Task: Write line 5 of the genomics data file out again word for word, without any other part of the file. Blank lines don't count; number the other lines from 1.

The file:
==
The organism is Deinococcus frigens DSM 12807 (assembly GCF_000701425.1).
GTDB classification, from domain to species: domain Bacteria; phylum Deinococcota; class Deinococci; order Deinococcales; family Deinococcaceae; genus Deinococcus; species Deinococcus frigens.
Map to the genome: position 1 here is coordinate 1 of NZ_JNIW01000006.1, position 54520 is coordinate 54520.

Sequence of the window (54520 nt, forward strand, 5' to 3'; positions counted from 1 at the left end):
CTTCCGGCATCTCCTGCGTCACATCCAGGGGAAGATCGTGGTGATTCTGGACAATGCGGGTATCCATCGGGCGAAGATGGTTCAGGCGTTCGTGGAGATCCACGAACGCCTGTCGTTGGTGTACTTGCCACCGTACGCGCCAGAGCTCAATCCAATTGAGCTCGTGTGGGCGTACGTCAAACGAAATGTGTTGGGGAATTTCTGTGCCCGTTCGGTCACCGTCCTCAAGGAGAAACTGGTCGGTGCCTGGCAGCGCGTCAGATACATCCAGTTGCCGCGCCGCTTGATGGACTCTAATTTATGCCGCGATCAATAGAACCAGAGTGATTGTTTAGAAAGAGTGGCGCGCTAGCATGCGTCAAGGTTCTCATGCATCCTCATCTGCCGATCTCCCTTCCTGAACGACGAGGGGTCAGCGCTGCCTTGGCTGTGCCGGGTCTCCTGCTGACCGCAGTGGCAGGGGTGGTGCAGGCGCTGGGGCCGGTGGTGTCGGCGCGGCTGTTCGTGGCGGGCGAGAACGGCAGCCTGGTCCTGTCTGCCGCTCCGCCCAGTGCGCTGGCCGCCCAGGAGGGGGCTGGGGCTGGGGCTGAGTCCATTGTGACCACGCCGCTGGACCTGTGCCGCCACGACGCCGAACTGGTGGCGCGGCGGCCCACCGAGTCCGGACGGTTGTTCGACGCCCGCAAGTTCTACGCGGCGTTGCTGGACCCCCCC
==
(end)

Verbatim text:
CTTCCGGCATCTCCTGCGTCACATCCAGGGGAAGATCGTGGTGATTCTGGACAATGCGGGTATCCATCGGGCGAAGATGGTTCAGGCGTTCGTGGAGATCCACGAACGCCTGTCGTTGGTGTACTTGCCACCGTACGCGCCAGAGCTCAATCCAATTGAGCTCGTGTGGGCGTACGTCAAACGAAATGTGTTGGGGAATTTCTGTGCCCGTTCGGTCACCGTCCTCAAGGAGAAACTGGTCGGTGCCTGGCAGCGCGTCAGATACATCCAGTTGCCGCGCCGCTTGATGGACTCTAATTTATGCCGCGATCAATAGAACCAGAGTGATTGTTTAGAAAGAGTGGCGCGCTAGCATGCGTCAAGGTTCTCATGCATCCTCATCTGCCGATCTCCCTTCCTGAACGACGAGGGGTCAGCGCTGCCTTGGCTGTGCCGGGTCTCCTGCTGACCGCAGTGGCAGGGGTGGTGCAGGCGCTGGGGCCGGTGGTGTCGGCGCGGCTGTTCGTGGCGGGCGAGAACGGCAGCCTGGTCCTGTCTGCCGCTCCGCCCAGTGCGCTGGCCGCCCAGGAGGGGGCTGGGGCTGGGGCTGAGTCCATTGTGACCACGCCGCTGGACCTGTGCCGCCACGACGCCGAACTGGTGGCGCGGCGGCCCACCGAGTCCGGACGGTTGTTCGACGCCCGCAAGTTCTACGCGGCGTTGCTGGACCCCCCC